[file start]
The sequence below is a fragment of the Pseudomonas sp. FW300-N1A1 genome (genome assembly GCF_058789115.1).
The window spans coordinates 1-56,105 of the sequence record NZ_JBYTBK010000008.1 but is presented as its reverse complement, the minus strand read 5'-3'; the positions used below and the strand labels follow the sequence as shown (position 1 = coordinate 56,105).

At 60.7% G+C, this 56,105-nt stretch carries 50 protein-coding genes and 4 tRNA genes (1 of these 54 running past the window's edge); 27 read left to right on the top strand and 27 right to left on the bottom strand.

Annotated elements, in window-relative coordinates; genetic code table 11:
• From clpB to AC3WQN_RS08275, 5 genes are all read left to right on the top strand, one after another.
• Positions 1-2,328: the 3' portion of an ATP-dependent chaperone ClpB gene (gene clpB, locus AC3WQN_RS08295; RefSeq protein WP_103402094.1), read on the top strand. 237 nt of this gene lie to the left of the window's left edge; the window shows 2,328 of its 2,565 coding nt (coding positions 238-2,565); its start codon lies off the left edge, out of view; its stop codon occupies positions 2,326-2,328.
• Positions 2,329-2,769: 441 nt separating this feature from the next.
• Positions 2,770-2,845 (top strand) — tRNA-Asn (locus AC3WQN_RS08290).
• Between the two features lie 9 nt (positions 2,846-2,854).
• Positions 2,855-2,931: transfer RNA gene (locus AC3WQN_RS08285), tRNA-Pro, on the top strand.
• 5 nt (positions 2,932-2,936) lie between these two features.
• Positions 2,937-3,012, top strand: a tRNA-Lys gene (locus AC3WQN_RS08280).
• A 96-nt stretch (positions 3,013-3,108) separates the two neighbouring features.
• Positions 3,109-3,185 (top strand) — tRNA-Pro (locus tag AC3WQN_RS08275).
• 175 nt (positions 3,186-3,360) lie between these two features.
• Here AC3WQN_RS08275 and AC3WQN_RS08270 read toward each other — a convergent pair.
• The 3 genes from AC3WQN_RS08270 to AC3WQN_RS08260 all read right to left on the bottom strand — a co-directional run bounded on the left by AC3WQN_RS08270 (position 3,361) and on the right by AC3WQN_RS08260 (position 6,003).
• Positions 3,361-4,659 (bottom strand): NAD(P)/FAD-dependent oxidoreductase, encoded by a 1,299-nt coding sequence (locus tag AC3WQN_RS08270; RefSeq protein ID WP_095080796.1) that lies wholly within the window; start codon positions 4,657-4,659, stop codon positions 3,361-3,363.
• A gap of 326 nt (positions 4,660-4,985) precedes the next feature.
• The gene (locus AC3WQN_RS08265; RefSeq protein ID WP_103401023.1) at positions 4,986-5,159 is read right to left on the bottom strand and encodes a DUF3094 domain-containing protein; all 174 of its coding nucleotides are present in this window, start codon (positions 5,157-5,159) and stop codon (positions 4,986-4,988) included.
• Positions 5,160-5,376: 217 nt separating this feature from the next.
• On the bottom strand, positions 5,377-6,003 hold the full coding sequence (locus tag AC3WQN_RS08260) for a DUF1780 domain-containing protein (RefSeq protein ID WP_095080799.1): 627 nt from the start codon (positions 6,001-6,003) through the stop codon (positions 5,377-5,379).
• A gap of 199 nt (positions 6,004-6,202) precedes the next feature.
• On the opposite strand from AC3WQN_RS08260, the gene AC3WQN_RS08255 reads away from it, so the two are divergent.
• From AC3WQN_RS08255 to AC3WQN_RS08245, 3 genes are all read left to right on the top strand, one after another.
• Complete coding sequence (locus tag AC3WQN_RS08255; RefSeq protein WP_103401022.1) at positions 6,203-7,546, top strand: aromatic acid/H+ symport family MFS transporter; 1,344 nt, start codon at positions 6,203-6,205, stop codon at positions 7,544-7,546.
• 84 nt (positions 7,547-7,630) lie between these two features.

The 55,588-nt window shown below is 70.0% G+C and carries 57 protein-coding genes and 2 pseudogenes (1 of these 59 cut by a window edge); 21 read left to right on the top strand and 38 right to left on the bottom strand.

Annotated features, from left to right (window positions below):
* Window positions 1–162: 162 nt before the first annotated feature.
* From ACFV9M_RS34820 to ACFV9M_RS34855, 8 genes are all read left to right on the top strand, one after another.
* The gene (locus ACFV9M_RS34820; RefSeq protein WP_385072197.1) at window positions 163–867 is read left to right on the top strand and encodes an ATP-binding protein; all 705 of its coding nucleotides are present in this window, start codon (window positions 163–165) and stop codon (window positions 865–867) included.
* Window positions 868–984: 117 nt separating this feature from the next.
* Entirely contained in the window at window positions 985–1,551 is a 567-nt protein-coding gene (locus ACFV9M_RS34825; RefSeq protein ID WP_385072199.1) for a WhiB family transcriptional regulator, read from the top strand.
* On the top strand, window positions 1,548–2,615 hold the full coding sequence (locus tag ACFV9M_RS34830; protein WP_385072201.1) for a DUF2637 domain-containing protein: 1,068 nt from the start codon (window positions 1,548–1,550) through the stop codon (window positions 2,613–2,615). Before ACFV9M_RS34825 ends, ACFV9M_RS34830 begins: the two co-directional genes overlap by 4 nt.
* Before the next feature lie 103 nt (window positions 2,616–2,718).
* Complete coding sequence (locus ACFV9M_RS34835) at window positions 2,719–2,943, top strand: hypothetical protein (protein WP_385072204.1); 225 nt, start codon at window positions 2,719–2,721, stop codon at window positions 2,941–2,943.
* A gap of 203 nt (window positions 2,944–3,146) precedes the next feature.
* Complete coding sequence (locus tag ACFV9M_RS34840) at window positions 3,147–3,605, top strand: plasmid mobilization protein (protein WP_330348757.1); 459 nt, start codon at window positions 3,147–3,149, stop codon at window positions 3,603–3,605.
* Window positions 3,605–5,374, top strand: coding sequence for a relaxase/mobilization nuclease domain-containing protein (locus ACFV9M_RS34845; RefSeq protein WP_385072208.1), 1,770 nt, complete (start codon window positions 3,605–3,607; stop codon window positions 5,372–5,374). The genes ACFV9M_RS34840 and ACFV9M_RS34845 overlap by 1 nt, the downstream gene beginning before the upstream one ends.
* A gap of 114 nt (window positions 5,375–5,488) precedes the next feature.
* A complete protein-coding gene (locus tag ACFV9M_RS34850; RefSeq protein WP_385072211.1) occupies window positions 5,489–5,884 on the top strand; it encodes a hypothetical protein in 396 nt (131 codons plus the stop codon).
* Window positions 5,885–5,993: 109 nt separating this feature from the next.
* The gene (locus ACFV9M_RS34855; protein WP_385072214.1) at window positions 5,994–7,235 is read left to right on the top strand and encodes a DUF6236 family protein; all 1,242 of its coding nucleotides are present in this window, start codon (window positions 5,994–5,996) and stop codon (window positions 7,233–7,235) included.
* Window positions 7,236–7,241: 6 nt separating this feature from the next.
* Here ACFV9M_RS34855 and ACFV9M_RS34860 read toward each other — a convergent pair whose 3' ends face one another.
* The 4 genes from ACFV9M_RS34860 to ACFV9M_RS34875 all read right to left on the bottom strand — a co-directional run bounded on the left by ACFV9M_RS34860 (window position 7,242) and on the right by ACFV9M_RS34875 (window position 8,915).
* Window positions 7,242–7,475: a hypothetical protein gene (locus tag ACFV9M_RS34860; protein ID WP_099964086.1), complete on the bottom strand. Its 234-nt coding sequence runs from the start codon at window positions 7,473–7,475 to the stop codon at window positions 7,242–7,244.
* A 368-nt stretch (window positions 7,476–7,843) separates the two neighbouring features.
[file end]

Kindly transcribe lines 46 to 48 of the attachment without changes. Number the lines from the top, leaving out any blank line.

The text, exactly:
* Here ACFV9M_RS34855 and ACFV9M_RS34860 read toward each other — a convergent pair whose 3' ends face one another.
* The 4 genes from ACFV9M_RS34860 to ACFV9M_RS34875 all read right to left on the bottom strand — a co-directional run bounded on the left by ACFV9M_RS34860 (window position 7,242) and on the right by ACFV9M_RS34875 (window position 8,915).
* Window positions 7,242–7,475: a hypothetical protein gene (locus tag ACFV9M_RS34860; protein ID WP_099964086.1), complete on the bottom strand. Its 234-nt coding sequence runs from the start codon at window positions 7,473–7,475 to the stop codon at window positions 7,242–7,244.